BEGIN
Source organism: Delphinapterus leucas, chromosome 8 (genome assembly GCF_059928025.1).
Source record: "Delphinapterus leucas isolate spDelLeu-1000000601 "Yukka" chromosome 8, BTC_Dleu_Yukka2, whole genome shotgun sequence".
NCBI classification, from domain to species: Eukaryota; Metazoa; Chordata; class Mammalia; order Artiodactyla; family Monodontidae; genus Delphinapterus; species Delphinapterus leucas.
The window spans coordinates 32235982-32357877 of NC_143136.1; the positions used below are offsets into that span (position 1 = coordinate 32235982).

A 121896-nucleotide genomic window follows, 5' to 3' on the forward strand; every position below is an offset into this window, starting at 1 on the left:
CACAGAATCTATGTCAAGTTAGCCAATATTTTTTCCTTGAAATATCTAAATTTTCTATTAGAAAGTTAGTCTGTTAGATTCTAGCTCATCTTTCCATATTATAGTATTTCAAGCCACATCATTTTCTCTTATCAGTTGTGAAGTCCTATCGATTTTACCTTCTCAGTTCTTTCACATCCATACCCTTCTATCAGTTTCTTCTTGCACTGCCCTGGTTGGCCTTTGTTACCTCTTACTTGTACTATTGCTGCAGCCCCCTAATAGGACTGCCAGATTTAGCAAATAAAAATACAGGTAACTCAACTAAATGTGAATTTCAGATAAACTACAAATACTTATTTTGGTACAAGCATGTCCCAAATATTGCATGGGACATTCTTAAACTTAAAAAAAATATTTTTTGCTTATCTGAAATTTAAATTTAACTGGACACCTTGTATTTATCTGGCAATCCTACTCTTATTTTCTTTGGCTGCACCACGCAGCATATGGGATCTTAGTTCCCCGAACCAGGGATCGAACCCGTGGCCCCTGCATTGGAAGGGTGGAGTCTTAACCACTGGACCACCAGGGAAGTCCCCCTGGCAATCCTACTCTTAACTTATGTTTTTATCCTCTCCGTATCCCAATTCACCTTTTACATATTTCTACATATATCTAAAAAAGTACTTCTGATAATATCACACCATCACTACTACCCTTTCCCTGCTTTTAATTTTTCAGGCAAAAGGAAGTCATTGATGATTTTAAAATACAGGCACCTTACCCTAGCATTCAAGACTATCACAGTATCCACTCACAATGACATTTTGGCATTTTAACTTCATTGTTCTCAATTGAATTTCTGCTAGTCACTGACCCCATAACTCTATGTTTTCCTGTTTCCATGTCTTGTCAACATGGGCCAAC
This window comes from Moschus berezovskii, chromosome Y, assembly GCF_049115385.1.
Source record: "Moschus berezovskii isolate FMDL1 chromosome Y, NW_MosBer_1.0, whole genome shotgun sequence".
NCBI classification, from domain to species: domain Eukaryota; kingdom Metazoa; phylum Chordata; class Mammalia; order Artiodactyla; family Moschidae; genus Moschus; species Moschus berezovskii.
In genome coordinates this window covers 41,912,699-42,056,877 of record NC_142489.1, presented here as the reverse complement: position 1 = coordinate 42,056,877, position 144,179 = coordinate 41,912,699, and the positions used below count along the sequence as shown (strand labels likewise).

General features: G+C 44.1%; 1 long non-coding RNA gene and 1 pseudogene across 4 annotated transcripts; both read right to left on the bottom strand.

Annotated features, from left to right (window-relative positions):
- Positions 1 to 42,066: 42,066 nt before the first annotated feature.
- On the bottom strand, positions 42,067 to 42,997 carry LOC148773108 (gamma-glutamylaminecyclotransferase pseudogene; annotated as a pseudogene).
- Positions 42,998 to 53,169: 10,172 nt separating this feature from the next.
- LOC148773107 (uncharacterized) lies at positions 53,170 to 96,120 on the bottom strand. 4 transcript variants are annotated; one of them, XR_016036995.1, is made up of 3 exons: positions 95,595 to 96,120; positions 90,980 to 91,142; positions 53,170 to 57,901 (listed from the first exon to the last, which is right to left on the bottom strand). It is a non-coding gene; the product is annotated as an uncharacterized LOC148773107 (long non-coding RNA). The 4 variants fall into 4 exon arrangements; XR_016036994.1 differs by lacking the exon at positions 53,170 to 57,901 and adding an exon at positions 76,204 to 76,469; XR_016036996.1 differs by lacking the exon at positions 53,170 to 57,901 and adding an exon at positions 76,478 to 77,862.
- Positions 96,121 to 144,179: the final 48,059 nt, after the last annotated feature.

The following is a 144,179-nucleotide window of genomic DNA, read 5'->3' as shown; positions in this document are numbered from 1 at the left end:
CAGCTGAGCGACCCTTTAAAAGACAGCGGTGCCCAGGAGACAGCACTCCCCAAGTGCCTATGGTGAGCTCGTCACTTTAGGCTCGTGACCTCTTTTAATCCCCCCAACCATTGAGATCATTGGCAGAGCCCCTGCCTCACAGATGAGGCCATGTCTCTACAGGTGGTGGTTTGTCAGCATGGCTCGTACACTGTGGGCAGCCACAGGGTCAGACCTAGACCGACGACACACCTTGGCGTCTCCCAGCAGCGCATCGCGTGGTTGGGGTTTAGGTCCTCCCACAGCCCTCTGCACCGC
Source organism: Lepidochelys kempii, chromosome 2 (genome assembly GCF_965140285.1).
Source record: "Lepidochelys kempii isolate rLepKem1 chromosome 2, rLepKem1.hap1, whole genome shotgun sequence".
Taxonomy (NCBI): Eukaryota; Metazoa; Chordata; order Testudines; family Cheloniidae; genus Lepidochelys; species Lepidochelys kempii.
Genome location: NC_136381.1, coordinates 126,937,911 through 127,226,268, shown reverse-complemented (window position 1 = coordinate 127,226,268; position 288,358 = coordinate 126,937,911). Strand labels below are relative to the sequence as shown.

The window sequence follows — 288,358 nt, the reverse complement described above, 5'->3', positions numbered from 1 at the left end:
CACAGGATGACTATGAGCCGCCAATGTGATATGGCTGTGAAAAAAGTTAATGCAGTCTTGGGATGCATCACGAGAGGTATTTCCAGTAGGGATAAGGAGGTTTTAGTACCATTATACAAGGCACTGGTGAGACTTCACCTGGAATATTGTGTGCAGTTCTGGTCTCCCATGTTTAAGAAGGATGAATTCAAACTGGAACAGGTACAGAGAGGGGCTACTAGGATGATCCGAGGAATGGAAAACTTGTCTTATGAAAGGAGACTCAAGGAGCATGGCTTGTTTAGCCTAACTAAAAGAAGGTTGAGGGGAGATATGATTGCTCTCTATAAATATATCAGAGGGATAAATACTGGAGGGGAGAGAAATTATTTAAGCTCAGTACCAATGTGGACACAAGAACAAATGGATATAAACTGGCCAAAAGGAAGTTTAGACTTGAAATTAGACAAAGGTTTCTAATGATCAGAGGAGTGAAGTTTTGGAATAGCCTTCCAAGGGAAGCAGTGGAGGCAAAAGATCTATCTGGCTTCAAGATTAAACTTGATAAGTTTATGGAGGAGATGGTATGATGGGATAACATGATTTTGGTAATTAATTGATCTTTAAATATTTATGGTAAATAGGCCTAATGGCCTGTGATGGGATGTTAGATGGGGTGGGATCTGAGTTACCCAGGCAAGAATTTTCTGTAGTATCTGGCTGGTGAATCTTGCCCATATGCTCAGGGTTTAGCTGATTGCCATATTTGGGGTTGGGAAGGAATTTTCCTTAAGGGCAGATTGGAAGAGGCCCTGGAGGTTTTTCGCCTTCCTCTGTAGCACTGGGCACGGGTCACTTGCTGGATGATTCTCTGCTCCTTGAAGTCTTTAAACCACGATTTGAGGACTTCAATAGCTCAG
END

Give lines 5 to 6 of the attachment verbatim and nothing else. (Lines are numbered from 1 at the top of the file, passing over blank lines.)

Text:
A 121896-nucleotide genomic window follows, 5' to 3' on the forward strand; every position below is an offset into this window, starting at 1 on the left:
CACAGAATCTATGTCAAGTTAGCCAATATTTTTTCCTTGAAATATCTAAATTTTCTATTAGAAAGTTAGTCTGTTAGATTCTAGCTCATCTTTCCATATTATAGTATTTCAAGCCACATCATTTTCTCTTATCAGTTGTGAAGTCCTATCGATTTTACCTTCTCAGTTCTTTCACATCCATACCCTTCTATCAGTTTCTTCTTGCACTGCCCTGGTTGGCCTTTGTTACCTCTTACTTGTACTATTGCTGCAGCCCCCTAATAGGACTGCCAGATTTAGCAAATAAAAATACAGGTAACTCAACTAAATGTGAATTTCAGATAAACTACAAATACTTATTTTGGTACAAGCATGTCCCAAATATTGCATGGGACATTCTTAAACTTAAAAAAAATATTTTTTGCTTATCTGAAATTTAAATTTAACTGGACACCTTGTATTTATCTGGCAATCCTACTCTTATTTTCTTTGGCTGCACCACGCAGCATATGGGATCTTAGTTCCCCGAACCAGGGATCGAACCCGTGGCCCCTGCATTGGAAGGGTGGAGTCTTAACCACTGGACCACCAGGGAAGTCCCCCTGGCAATCCTACTCTTAACTTATGTTTTTATCCTCTCCGTATCCCAATTCACCTTTTACATATTTCTACATATATCTAAAAAAGTACTTCTGATAATATCACACCATCACTACTACCCTTTCCCTGCTTTTAATTTTTCAGGCAAAAGGAAGTCATTGATGATTTTAAAATACAGGCACCTTACCCTAGCATTCAAGACTATCACAGTATCCACTCACAATGACATTTTGGCATTTTAACTTCATTGTTCTCAATTGAATTTCTGCTAGTCACTGACCCCATAACTCTATGTTTTCCTGTTTCCATGTCTTGTCAACATGGGCCAAC